As we stood at the grave on a cold Friday, most of the children and grandchildren stepped forward to pay tribute to Gil, each sharing lovely reminiscences of a caring and doting dad and grandpa. They spoke, as so many do, about the guy who always was there for them with the needed advice or timely quip.
Then, the last grandchild stepped forward to speak, visibly distraught. It was Tad’s daughter Hannah.
In an almost confessional tone, her eulogy began with the revelation of her own Jewish reawakening at school, which led her to attending services frequently on Friday nights. During those services, she explained, one prayer in particular had become a real source of inspiration for her — the Sh’ma, a proclamation of God’s Oneness.
On the weekend of Thanksgiving, she visited Gil at his nursing home for what would be her final visit, and she began to feed him his dinner, slowly and meticulously, while looking at him directly, face to face the whole time (his eyesight had mostly failed). Mealtime had become the focal point of her visits, and it was the only time Gil was lucid enough for even basic communication.
After the brief meal, Hannah decided she was going to try to sing to him; she thought the Sh’ma would be the perfect choice, because of its simple rhythm and a melody he just might recognize.
He did more than recognize it.
“It was astounding and surreal when Dad started mouthing and even singing along with Hannah — in his own troubled, quiet voice,” Tad later told me.
Hannah repeated the prayer again, and Gil responded again. Tad and Hannah looked at each other in amazement — through smiles and tears. Tad figures that Gil had not recited that prayer twice in 50 years, but through the fog of Parkinson’s, somehow it came back to him. These sacred words somehow sifted their way through the dusty archives of his memory, from his brain straight to his lips, and they sang it together.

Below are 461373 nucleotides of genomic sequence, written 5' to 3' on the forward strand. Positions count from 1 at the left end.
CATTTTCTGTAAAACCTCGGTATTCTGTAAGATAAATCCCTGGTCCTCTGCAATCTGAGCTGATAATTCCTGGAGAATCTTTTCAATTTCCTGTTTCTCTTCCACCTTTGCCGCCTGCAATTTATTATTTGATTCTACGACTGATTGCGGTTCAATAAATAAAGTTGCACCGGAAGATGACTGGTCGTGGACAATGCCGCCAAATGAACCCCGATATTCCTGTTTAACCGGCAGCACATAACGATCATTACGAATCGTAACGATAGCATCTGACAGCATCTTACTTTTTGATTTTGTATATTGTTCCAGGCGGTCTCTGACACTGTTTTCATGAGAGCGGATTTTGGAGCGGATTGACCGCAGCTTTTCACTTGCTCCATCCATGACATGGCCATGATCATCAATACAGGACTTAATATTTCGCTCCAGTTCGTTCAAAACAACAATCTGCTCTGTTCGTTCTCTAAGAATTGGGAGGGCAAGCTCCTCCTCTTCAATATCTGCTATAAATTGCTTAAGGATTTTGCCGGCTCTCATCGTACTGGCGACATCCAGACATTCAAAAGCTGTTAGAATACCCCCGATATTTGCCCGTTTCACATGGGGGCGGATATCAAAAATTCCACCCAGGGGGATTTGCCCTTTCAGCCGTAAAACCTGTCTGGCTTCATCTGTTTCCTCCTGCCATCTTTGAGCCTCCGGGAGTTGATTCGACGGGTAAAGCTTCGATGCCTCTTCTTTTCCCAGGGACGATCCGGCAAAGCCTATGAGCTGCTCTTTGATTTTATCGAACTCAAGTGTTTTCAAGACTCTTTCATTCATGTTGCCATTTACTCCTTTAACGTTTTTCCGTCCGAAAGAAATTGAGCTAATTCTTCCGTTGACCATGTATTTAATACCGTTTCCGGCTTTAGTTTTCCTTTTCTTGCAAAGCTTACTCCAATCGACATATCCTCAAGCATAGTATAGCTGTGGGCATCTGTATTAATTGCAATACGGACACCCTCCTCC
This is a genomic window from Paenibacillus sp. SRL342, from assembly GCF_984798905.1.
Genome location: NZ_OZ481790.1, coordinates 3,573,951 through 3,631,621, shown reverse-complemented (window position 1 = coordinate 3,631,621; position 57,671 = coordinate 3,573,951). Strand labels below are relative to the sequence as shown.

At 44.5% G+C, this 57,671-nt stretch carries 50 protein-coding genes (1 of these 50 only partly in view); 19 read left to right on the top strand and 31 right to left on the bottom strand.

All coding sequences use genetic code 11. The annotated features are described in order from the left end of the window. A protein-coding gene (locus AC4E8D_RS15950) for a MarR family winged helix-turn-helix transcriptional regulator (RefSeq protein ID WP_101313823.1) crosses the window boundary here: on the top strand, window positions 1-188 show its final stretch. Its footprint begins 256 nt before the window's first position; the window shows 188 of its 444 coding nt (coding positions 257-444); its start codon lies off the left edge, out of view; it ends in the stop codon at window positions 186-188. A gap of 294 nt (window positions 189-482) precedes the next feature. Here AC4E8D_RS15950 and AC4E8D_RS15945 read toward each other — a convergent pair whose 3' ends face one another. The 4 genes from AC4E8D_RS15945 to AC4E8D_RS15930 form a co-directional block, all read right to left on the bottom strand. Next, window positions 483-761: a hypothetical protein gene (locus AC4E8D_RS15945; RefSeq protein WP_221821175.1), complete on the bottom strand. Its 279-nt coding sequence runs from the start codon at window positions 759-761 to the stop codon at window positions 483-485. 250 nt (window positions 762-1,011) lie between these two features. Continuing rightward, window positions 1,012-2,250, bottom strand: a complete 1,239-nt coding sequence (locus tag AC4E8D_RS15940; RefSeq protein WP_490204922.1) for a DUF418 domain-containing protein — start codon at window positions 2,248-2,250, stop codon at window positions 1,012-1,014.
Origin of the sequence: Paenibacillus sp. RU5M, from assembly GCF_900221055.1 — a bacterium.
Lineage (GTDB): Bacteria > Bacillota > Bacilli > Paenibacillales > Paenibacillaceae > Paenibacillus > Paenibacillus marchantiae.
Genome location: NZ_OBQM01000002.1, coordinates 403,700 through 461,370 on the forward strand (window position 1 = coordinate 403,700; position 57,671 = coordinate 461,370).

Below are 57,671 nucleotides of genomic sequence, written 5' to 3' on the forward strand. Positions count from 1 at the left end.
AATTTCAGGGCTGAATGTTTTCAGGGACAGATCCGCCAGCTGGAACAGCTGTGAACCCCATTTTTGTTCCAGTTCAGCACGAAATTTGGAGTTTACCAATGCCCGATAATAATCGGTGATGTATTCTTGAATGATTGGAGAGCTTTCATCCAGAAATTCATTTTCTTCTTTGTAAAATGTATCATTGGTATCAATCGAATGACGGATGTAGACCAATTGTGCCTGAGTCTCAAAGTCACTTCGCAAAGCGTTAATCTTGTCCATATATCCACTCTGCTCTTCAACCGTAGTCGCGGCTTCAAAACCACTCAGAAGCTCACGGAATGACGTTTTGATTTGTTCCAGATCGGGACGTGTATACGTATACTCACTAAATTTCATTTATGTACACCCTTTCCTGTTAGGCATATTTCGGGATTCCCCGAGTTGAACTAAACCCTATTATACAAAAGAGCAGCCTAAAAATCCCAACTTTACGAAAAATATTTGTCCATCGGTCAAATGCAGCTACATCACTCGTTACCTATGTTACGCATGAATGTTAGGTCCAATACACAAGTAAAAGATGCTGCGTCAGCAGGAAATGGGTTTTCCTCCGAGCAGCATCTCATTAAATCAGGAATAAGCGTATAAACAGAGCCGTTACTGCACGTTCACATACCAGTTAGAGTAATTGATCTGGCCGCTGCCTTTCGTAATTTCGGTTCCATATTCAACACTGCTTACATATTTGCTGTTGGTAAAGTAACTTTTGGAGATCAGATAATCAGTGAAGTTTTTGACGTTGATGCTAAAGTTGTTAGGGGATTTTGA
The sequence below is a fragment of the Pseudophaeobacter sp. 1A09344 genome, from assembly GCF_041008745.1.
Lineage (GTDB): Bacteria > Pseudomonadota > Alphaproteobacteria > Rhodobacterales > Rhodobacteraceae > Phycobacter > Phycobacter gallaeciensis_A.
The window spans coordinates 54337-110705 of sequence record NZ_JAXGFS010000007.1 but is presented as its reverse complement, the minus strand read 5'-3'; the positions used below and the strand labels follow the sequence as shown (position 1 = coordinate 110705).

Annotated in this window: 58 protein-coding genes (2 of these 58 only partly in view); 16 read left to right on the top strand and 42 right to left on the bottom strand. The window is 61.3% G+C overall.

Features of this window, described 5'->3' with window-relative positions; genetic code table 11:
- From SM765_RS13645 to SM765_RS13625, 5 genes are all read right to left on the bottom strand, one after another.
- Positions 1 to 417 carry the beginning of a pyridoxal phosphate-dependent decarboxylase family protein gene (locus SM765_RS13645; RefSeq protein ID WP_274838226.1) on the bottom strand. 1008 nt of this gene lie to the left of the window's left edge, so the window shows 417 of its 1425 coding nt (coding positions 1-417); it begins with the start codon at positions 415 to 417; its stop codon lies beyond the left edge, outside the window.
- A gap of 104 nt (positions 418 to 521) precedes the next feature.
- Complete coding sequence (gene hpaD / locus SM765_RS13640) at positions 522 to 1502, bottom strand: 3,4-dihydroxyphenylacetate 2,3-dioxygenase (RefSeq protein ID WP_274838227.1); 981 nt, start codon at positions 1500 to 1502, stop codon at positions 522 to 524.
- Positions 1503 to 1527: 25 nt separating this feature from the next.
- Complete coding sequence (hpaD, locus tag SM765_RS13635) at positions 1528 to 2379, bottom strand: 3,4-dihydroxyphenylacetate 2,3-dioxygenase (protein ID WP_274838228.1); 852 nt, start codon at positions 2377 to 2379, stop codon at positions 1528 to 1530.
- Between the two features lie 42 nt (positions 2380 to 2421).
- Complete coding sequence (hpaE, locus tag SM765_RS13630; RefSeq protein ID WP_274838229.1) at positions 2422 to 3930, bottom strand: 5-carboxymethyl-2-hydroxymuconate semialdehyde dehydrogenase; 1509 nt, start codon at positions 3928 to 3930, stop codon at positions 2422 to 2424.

Hannah sang the Sh’ma for the assembled group at her grandfather’s graveside. She shared with them these secret, holy words, but no one joined in. It seemed to me that few had any idea about the compelling role that prayer has assumed throughout Jewish history, that millions of martyrs have died with the Sh’ma on their lips — and that this prayer, which heralds the end of Yom Kippur, is also our traditional deathbed confessional.
As Hannah concluded her tale at that wind-swept cemetery, I told her and her family that she, unknowingly, had coached her grandfather into reciting the classic deathbed confessional as his final words.
Afterward, while driving home, I wondered whether I should be depressed that, for this large family, with 35 of them at the cemetery, only a few retain even the most rudimentary familiarity with Jewish traditions. Or should I be inspired at having seen that no Jewish soul is ever really lost, not even a man on his deathbed, or a granddaughter reaching out to hold his hand?
Judaism has never been about the percentages. We’ll always be the tiniest of minorities. It has been about a tiny candle that defiantly refuses to go out. If the miracle of Hanukkah’s final seven nights revolves around those resilient few ounces of oil, the miracle of night #1 is that, after 2,000 years, Jews, a miraculously inextinguishable and inexhaustible people, still joyously light their menorahs and spin their dreidels as the sun sets.
(Joshua Hammerman, rabbi of Temple Beth El in Stamford, Connecticut, is author of "Mensch-Marks: Life Lessons of a Human Rabbi" and the forthcoming "Embracing Auschwitz." The views expressed in this commentary do not necessarily reflect those of Religion News Service.)